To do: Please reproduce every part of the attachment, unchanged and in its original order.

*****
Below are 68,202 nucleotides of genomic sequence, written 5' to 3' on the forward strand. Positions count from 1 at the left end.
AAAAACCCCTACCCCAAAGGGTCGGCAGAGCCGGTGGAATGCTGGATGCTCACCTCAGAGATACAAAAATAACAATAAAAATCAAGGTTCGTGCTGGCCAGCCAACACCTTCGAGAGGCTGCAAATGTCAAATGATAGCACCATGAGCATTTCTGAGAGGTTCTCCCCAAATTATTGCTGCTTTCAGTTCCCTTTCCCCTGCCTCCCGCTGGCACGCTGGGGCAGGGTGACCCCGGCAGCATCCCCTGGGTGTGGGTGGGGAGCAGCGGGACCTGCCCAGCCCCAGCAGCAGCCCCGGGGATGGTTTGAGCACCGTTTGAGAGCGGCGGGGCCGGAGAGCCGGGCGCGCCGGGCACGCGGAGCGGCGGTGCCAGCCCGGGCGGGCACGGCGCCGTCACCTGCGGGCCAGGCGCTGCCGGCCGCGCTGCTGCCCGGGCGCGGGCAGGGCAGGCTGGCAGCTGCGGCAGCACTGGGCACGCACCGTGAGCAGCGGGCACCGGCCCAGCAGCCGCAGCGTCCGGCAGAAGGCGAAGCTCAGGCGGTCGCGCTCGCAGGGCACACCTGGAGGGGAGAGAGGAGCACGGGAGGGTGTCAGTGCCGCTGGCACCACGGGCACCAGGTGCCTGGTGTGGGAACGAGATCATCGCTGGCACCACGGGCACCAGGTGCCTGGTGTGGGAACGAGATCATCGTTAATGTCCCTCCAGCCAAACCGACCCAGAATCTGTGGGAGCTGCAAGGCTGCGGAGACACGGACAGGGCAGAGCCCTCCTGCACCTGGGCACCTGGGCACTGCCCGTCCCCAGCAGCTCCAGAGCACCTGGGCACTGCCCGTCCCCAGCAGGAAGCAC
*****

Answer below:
Below are 68,202 nucleotides of genomic sequence, written 5' to 3' on the forward strand. Positions count from 1 at the left end.
AAAAACCCCTACCCCAAAGGGTCGGCAGAGCCGGTGGAATGCTGGATGCTCACCTCAGAGATACAAAAATAACAATAAAAATCAAGGTTCGTGCTGGCCAGCCAACACCTTCGAGAGGCTGCAAATGTCAAATGATAGCACCATGAGCATTTCTGAGAGGTTCTCCCCAAATTATTGCTGCTTTCAGTTCCCTTTCCCCTGCCTCCCGCTGGCACGCTGGGGCAGGGTGACCCCGGCAGCATCCCCTGGGTGTGGGTGGGGAGCAGCGGGACCTGCCCAGCCCCAGCAGCAGCCCCGGGGATGGTTTGAGCACCGTTTGAGAGCGGCGGGGCCGGAGAGCCGGGCGCGCCGGGCACGCGGAGCGGCGGTGCCAGCCCGGGCGGGCACGGCGCCGTCACCTGCGGGCCAGGCGCTGCCGGCCGCGCTGCTGCCCGGGCGCGGGCAGGGCAGGCTGGCAGCTGCGGCAGCACTGGGCACGCACCGTGAGCAGCGGGCACCGGCCCAGCAGCCGCAGCGTCCGGCAGAAGGCGAAGCTCAGGCGGTCGCGCTCGCAGGGCACACCTGGAGGGGAGAGAGGAGCACGGGAGGGTGTCAGTGCCGCTGGCACCACGGGCACCAGGTGCCTGGTGTGGGAACGAGATCATCGCTGGCACCACGGGCACCAGGTGCCTGGTGTGGGAACGAGATCATCGTTAATGTCCCTCCAGCCAAACCGACCCAGAATCTGTGGGAGCTGCAAGGCTGCGGAGACACGGACAGGGCAGAGCCCTCCTGCACCTGGGCACCTGGGCACTGCCCGTCCCCAGCAGCTCCAGAGCACCTGGGCACTGCCCGTCCCCAGCAGGAAGCAC